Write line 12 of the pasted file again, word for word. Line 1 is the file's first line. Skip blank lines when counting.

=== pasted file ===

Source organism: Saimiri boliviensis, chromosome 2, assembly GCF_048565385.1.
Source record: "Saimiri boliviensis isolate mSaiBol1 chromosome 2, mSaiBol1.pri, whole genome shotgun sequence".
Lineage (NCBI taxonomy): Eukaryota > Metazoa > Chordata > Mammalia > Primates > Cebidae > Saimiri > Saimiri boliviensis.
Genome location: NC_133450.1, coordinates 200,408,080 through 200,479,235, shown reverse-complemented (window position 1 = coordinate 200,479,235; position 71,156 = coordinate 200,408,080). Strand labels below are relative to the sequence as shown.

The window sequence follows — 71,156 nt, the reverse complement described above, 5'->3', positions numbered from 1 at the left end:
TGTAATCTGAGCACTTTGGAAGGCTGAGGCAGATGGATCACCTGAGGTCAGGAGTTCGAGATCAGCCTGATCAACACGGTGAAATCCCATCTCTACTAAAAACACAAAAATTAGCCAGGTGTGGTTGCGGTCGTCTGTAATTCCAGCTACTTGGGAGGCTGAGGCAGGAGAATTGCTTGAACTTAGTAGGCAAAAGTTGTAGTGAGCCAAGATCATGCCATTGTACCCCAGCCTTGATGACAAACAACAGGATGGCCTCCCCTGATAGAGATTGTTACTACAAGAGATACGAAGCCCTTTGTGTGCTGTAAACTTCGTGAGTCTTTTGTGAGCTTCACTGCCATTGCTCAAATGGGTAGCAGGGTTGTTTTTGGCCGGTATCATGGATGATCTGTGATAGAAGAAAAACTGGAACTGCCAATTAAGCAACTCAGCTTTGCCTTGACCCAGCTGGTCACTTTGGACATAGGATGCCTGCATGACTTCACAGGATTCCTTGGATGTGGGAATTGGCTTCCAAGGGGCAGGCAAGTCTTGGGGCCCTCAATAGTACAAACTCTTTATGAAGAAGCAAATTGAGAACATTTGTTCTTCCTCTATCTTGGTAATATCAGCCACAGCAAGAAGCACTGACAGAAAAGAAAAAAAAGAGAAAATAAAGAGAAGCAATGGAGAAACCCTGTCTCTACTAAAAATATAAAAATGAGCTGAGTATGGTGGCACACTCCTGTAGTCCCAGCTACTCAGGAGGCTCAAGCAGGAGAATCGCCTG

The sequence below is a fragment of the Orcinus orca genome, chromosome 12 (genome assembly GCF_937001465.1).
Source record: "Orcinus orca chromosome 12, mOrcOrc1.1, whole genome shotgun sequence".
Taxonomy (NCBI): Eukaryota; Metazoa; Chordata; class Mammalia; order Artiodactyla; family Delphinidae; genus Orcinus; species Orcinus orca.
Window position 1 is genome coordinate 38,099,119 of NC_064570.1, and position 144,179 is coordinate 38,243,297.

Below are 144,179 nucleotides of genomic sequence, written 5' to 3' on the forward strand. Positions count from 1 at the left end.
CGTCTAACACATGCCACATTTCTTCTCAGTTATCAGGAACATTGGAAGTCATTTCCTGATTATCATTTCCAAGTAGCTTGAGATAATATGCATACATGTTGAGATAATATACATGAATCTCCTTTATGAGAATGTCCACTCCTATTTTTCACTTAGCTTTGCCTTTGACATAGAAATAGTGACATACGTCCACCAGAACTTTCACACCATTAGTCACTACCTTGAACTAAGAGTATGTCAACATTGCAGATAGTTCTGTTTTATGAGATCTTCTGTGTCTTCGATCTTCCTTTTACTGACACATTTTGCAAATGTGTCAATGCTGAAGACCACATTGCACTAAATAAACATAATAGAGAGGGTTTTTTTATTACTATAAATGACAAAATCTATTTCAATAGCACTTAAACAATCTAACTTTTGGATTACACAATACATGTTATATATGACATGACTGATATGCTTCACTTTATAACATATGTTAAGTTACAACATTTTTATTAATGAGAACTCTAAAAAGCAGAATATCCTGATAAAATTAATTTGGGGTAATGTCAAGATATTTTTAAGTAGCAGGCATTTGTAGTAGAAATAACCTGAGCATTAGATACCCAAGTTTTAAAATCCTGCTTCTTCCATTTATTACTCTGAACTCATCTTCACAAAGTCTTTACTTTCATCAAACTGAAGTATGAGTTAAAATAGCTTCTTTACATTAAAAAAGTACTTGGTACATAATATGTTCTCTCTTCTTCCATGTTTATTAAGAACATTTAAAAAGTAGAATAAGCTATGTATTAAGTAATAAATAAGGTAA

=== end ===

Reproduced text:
CGTCTAACACATGCCACATTTCTTCTCAGTTATCAGGAACATTGGAAGTCATTTCCTGATTATCATTTCCAAGTAGCTTGAGATAATATGCATACATGTTGAGATAATATACATGAATCTCCTTTATGAGAATGTCCACTCCTATTTTTCACTTAGCTTTGCCTTTGACATAGAAATAGTGACATACGTCCACCAGAACTTTCACACCATTAGTCACTACCTTGAACTAAGAGTATGTCAACATTGCAGATAGTTCTGTTTTATGAGATCTTCTGTGTCTTCGATCTTCCTTTTACTGACACATTTTGCAAATGTGTCAATGCTGAAGACCACATTGCACTAAATAAACATAATAGAGAGGGTTTTTTTATTACTATAAATGACAAAATCTATTTCAATAGCACTTAAACAATCTAACTTTTGGATTACACAATACATGTTATATATGACATGACTGATATGCTTCACTTTATAACATATGTTAAGTTACAACATTTTTATTAATGAGAACTCTAAAAAGCAGAATATCCTGATAAAATTAATTTGGGGTAATGTCAAGATATTTTTAAGTAGCAGGCATTTGTAGTAGAAATAACCTGAGCATTAGATACCCAAGTTTTAAAATCCTGCTTCTTCCATTTATTACTCTGAACTCATCTTCACAAAGTCTTTACTTTCATCAAACTGAAGTATGAGTTAAAATAGCTTCTTTACATTAAAAAAGTACTTGGTACATAATATGTTCTCTCTTCTTCCATGTTTATTAAGAACATTTAAAAAGTAGAATAAGCTATGTATTAAGTAATAAATAAGGTAA